Australian Drone Laws: What You Need To Know Before Taking To The Skies
extract from Gizmodo
Gizmodo and Rebecca Johnston — Faculty of Law and University of Western Australia
Whether a beginner, a serious aviation enthusiast, or just a fan of gadgets, many of you will have received drones as Christmas gifts. Unmanned aerial vehicles (UAVs) have surged in popularity and affordability in recent years, and there’s no doubt that recreational drone use is on the rise as a result.
But not all recreational drone users know the law — or if they do, they don’t appear to be following it. There has been a string of near misses between drones and other aircraft, and other cases of irresponsible use.
Only last month, a recreational drone user was investigated by Australia’s Civil Aviation Safety Authority (CASA) after evidently flying a drone over a crowded Bunnings carpark to pick up a sausage at a sausage sizzle.
In the run-up to Christmas, UN aviation officials this month warned anyone getting a drone to make sure they learn how to operate it safely. So if Santa has brought you one, here’s what you need to know.
Get on board
In Australia, if you want to fly your drone for fun, you don’t need CASA’s approval – as long as you follow the authority’s simple safety rules. Recreational drone operators must comply with CASA’s rules (known as its standard operating conditions).
You must only fly your drone within visual line of sight – that is, where you are able to see the drone with your own eyes, rather than with the help of binoculars or a telescope, for example. What’s more, you can only fly in visual meteorological conditions, which generally means no night flights.
In most Australian cities, you can only fly your drone up to a maximum altitude of 120 metres – most of this airspace is considered controlled airspace. To fly a recreational drone any higher, you must seek approval from CASA and adhere to any associated conditions.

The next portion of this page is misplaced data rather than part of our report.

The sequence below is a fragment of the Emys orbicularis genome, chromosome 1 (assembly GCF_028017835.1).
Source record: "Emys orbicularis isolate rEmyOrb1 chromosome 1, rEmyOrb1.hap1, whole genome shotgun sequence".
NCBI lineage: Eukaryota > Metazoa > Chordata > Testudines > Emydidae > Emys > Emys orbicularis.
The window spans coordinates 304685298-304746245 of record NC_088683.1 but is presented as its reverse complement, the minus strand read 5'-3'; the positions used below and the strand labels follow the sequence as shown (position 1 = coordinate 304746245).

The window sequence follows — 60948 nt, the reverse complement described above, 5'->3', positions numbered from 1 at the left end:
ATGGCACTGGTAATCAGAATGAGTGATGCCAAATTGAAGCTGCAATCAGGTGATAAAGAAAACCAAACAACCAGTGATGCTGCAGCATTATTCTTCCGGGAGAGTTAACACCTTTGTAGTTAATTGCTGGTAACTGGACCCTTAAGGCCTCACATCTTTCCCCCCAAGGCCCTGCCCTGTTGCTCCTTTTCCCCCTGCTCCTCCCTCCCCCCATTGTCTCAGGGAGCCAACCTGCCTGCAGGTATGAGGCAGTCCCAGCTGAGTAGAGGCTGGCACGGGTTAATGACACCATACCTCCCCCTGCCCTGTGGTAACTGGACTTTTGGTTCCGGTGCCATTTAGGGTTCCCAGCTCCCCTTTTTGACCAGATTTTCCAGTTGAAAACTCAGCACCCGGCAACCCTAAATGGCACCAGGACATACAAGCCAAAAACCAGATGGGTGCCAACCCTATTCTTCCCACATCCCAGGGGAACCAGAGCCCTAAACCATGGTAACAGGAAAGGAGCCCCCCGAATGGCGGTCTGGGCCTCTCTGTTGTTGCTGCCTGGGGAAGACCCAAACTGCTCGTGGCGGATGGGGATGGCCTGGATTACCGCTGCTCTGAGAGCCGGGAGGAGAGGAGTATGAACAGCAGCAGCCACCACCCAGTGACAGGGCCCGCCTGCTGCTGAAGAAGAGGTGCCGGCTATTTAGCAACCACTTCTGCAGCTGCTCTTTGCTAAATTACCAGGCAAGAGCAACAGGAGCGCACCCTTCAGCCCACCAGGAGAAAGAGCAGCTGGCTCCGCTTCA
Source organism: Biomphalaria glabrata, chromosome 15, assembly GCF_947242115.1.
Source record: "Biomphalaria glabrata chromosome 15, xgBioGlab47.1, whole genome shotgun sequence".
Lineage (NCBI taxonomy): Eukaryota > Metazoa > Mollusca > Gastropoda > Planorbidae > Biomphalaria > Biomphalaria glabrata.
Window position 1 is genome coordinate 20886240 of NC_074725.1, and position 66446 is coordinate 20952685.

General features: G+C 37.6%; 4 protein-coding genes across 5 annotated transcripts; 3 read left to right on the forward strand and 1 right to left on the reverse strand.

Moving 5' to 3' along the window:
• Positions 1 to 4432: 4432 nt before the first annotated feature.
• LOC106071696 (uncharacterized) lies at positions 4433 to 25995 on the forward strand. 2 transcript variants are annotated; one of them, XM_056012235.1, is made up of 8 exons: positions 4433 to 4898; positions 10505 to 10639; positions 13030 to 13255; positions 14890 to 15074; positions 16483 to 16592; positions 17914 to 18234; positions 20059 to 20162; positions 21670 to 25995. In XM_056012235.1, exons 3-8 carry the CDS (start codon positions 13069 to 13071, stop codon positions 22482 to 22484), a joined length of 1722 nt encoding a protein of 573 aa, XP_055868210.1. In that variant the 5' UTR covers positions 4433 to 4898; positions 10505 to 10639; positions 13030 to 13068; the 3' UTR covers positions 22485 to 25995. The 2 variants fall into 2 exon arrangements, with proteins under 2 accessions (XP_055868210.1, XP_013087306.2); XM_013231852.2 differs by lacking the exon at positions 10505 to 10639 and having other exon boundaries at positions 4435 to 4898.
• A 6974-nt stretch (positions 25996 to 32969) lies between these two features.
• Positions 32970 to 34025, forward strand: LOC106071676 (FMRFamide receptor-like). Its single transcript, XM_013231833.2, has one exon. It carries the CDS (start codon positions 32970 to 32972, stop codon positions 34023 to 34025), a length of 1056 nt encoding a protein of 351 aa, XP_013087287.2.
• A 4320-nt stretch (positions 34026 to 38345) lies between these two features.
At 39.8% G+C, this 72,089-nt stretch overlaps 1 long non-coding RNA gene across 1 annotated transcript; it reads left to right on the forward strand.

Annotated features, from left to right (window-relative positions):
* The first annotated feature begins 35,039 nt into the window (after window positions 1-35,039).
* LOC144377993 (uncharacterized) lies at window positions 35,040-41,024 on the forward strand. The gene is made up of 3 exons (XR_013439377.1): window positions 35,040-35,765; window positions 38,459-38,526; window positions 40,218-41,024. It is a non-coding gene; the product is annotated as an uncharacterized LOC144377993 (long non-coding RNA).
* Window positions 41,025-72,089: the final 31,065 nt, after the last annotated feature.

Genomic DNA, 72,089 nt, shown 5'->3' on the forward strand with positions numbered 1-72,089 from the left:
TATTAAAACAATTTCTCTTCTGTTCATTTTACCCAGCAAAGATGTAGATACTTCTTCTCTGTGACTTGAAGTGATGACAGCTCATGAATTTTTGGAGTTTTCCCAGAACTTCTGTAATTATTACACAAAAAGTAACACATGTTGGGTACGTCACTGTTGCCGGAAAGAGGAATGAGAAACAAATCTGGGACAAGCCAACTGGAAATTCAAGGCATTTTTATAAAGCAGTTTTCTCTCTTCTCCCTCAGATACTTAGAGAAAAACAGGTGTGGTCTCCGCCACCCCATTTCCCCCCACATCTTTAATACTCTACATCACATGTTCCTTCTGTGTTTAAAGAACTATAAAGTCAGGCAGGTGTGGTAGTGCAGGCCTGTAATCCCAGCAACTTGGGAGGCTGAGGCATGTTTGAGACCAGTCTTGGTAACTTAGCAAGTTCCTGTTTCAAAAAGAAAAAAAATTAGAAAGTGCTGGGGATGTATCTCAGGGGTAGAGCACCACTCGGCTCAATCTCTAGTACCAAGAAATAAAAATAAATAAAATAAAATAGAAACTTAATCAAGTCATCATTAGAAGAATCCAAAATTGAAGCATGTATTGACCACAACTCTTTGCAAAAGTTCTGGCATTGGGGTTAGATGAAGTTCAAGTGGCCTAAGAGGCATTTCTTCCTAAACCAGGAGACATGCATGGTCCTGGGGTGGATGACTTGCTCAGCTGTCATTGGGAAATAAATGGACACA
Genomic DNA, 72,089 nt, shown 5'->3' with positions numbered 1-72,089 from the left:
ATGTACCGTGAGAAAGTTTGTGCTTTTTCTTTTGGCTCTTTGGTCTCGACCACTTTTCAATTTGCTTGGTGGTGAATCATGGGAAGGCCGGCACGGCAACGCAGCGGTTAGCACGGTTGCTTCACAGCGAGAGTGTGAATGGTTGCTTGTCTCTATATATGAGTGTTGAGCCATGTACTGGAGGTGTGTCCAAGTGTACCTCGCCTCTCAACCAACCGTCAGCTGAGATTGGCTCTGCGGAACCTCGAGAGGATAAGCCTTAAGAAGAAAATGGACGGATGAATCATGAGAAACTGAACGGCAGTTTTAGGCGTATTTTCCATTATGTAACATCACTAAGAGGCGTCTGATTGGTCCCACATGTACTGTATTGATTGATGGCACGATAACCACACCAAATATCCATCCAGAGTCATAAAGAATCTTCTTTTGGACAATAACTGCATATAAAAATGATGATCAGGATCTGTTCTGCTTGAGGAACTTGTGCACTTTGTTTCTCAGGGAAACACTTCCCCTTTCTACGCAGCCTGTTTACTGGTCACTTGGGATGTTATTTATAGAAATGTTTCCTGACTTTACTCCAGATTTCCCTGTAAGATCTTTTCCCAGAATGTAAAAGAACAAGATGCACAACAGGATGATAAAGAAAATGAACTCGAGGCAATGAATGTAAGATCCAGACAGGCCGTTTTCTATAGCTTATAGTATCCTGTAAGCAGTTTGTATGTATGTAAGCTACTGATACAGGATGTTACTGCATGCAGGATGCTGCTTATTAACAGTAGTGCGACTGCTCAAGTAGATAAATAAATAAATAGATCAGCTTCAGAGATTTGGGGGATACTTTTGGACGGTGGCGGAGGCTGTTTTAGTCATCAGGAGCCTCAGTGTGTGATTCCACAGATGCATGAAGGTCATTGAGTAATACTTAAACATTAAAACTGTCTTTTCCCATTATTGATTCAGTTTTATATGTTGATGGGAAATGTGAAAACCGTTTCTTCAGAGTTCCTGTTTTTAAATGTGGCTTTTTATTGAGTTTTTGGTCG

During flight, you must keep your drone at least 30 metres from anyone who is not directly associated with its operation. The drone must also not be flown over populated areas (that is, areas that are sufficiently crowded that the drone would pose an unreasonable risk to the life, safety or property of someone present). This includes crowded beaches or parks, or sports ovals where a game is in progress.
Better check the rules before going for shots like this. Gustavo Frazao/shutterstock.com
There is a general prohibition on flying a drone in a way that creates a hazard to another aircraft, person or property. A “hazard” may be interpreted fairly broadly. To be safe, CASA recommends keeping your drone at least 5.5km away from any airfield. Operations within 5.5km of an airfield are allowed in some instances, as long as they are not on the approach and departure path, and would not otherwise get in the way of aircraft using the airfield.
Recreational drone users are also advised to respect personal privacy by not recording or taking photos of people without their consent. While privacy concerns are not within CASA’s purview, operators may find themselves in breach of state and territory privacy or trespass laws, depending on how and where the drone is flown, and whether audio, video or photographic footage is recorded.
As a general rule, drones cannot be flown for money or economic reward without a specific licence. There are, however, two new instances where such a certificate is not required: for commercial-like operations over your own land, and for commercial flights with very small drones (under 2kg) provided that the pilot notifies CASA at least five business days beforehand, and adheres to all the existing rules for recreational drone use.
Having considered all the rules, the Bunnings sausage sizzle incident starts to look less like a harmless jape and more like a multiple breach of the rules (although the video’s author has claimed that the video was an edited composite rather than all shot during a single flight).
The video appears to show several breaches of the rules, including: flying a drone out of visual line of sight (assuming that it is being piloted from the backyard hot tub depicted in the video); flying within 30m of people; and flying over a populated area. The operator is potentially facing a fine of up to A$9,000.